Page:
2. Leave comments on blog posts because they’ll actually get read

Here’s something to keep in mind. Most bloggers read all of their comments, but they rarely read all of their email. A blog comment adheres to the first two principles of engagement: acknowledge the influencer and then offer a compliment or open a debate.

With that simple understanding, you can put yourself in front of bloggers simply by leaving a comment on an article they wrote. Do this a few times and they’ll remember your name. At that point you can follow up with a personal email and they’ll probably read it.

This “always reading comments” theory also works with tweets.

3. Send customized mass-mailed emails

Yes, customized mass emails can be done. Not only do they look personalized. They are personalized. You’re just merging the activities of mass emailing and personalized messages in a far more efficient manner.

The reason personalized mass mailed emails have gotten a bad rap is because they’re not personalized. We’ve been fooled into believing that just adding someone’s name and company in an email makes it “personalized.” It doesn’t. All you’ve done is identify the person you’re emailing in the message. Not a big accomplishment.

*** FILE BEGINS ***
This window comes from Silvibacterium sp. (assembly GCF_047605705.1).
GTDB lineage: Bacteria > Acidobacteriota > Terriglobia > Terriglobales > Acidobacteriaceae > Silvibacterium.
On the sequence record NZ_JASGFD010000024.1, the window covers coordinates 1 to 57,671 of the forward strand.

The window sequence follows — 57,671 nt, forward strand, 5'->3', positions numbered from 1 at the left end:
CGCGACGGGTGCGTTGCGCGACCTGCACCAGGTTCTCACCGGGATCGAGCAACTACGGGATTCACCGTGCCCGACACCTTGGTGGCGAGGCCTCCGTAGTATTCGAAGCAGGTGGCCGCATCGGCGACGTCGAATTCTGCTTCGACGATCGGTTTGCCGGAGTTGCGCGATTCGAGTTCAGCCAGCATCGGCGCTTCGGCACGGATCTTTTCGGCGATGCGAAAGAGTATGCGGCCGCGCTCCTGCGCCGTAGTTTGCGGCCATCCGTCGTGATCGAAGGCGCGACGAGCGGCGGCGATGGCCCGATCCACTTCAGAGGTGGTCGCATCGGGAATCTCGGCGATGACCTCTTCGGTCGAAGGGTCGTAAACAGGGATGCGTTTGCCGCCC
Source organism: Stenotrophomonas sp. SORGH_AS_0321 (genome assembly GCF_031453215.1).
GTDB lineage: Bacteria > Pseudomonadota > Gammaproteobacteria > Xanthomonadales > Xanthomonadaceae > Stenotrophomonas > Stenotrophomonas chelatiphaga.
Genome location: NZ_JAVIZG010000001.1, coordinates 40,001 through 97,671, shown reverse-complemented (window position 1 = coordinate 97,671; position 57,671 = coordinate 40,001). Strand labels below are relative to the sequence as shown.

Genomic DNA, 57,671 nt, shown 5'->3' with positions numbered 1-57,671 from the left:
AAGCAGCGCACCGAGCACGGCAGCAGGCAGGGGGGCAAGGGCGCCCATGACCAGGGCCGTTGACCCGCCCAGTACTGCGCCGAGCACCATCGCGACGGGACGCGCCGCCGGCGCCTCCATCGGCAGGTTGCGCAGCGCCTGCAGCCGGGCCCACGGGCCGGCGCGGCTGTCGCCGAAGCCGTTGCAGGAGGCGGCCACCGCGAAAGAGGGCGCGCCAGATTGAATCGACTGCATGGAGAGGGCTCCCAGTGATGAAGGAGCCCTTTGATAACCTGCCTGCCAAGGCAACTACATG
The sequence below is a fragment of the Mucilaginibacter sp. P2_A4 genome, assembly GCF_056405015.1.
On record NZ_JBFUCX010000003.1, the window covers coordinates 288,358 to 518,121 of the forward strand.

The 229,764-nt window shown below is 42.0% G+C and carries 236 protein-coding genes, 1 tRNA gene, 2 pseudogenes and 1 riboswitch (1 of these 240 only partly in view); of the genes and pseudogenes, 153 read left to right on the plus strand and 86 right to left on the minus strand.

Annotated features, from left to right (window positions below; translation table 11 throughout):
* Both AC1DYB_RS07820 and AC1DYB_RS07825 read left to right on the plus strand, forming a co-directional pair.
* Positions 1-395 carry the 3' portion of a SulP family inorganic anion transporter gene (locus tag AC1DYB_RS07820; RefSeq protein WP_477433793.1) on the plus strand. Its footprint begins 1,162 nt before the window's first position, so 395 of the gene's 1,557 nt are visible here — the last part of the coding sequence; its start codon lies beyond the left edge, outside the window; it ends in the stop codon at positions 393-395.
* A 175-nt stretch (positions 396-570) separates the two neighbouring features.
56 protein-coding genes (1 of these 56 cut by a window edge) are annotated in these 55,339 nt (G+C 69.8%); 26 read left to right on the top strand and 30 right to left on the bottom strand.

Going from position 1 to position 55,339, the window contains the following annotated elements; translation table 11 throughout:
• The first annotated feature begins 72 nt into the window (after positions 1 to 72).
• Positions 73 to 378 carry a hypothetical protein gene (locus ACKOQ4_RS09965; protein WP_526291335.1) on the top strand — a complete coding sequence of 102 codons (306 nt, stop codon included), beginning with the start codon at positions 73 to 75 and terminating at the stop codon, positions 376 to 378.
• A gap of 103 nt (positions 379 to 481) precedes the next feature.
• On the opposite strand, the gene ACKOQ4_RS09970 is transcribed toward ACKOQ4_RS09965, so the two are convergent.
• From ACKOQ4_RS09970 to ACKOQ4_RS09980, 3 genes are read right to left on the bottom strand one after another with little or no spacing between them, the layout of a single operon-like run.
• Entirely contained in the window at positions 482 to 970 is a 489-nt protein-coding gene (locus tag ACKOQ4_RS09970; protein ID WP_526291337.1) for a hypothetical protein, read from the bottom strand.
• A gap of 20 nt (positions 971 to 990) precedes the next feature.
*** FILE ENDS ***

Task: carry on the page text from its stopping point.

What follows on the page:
To personalize a mass email, you need to add some context. You can do that by simply adding a longer personalization field, such as “PERSONAL_NOTE,” just like you would have fields for “NAME” and “COMPANY.” Using the spreadsheet where you have all your contact information, add this extra field, and enter an introductory personal line. Use any personal point of contact you can. If you met them in person or talked to them before, recall the last conversation. If not, just reference one of their articles and maybe a comment you left. When you’re done, use Microsoft Word’s mail merge feature for mass emails to create all the emails.

For more efficient personalization tips, read “If you’re going to be fake, try not to announce it.”

4. Take an influencer out to lunch

Influencers are just like you. They like to eat. And they enjoy good conversation. Even the busiest people in the world have to sit down for a meal. A good ‘ole fashioned invitation to grab a meal (make it clear you’re buying) will usually be warmly accepted.